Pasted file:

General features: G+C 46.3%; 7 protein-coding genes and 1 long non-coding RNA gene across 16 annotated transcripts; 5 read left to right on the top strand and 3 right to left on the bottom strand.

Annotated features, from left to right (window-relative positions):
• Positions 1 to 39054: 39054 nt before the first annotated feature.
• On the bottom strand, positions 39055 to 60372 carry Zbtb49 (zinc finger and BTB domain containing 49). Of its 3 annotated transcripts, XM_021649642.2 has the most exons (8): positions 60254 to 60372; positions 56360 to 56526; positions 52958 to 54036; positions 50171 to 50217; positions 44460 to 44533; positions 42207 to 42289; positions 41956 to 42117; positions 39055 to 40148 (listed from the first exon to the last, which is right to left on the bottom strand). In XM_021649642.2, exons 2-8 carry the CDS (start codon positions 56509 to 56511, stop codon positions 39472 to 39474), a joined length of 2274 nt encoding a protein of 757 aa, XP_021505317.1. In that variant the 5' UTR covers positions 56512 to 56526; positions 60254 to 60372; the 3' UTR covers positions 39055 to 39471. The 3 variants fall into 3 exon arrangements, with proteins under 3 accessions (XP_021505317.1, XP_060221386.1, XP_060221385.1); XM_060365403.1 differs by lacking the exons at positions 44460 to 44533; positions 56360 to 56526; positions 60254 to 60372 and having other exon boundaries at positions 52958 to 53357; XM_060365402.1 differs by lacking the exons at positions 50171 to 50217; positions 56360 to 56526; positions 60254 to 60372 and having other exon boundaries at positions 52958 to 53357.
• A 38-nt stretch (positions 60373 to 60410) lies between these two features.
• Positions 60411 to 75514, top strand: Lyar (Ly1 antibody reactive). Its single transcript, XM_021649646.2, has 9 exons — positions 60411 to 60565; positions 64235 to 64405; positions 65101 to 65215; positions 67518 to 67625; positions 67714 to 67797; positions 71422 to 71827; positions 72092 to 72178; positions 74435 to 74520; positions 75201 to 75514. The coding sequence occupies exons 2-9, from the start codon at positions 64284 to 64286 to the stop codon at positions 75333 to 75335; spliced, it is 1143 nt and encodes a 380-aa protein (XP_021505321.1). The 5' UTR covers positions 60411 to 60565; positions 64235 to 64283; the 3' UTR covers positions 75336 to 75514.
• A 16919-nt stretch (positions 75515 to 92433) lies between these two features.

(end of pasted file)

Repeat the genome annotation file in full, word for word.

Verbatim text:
General features: G+C 46.3%; 7 protein-coding genes and 1 long non-coding RNA gene across 16 annotated transcripts; 5 read left to right on the top strand and 3 right to left on the bottom strand.

Annotated features, from left to right (window-relative positions):
• Positions 1 to 39054: 39054 nt before the first annotated feature.
• On the bottom strand, positions 39055 to 60372 carry Zbtb49 (zinc finger and BTB domain containing 49). Of its 3 annotated transcripts, XM_021649642.2 has the most exons (8): positions 60254 to 60372; positions 56360 to 56526; positions 52958 to 54036; positions 50171 to 50217; positions 44460 to 44533; positions 42207 to 42289; positions 41956 to 42117; positions 39055 to 40148 (listed from the first exon to the last, which is right to left on the bottom strand). In XM_021649642.2, exons 2-8 carry the CDS (start codon positions 56509 to 56511, stop codon positions 39472 to 39474), a joined length of 2274 nt encoding a protein of 757 aa, XP_021505317.1. In that variant the 5' UTR covers positions 56512 to 56526; positions 60254 to 60372; the 3' UTR covers positions 39055 to 39471. The 3 variants fall into 3 exon arrangements, with proteins under 3 accessions (XP_021505317.1, XP_060221386.1, XP_060221385.1); XM_060365403.1 differs by lacking the exons at positions 44460 to 44533; positions 56360 to 56526; positions 60254 to 60372 and having other exon boundaries at positions 52958 to 53357; XM_060365402.1 differs by lacking the exons at positions 50171 to 50217; positions 56360 to 56526; positions 60254 to 60372 and having other exon boundaries at positions 52958 to 53357.
• A 38-nt stretch (positions 60373 to 60410) lies between these two features.
• Positions 60411 to 75514, top strand: Lyar (Ly1 antibody reactive). Its single transcript, XM_021649646.2, has 9 exons — positions 60411 to 60565; positions 64235 to 64405; positions 65101 to 65215; positions 67518 to 67625; positions 67714 to 67797; positions 71422 to 71827; positions 72092 to 72178; positions 74435 to 74520; positions 75201 to 75514. The coding sequence occupies exons 2-9, from the start codon at positions 64284 to 64286 to the stop codon at positions 75333 to 75335; spliced, it is 1143 nt and encodes a 380-aa protein (XP_021505321.1). The 5' UTR covers positions 60411 to 60565; positions 64235 to 64283; the 3' UTR covers positions 75336 to 75514.
• A 16919-nt stretch (positions 75515 to 92433) lies between these two features.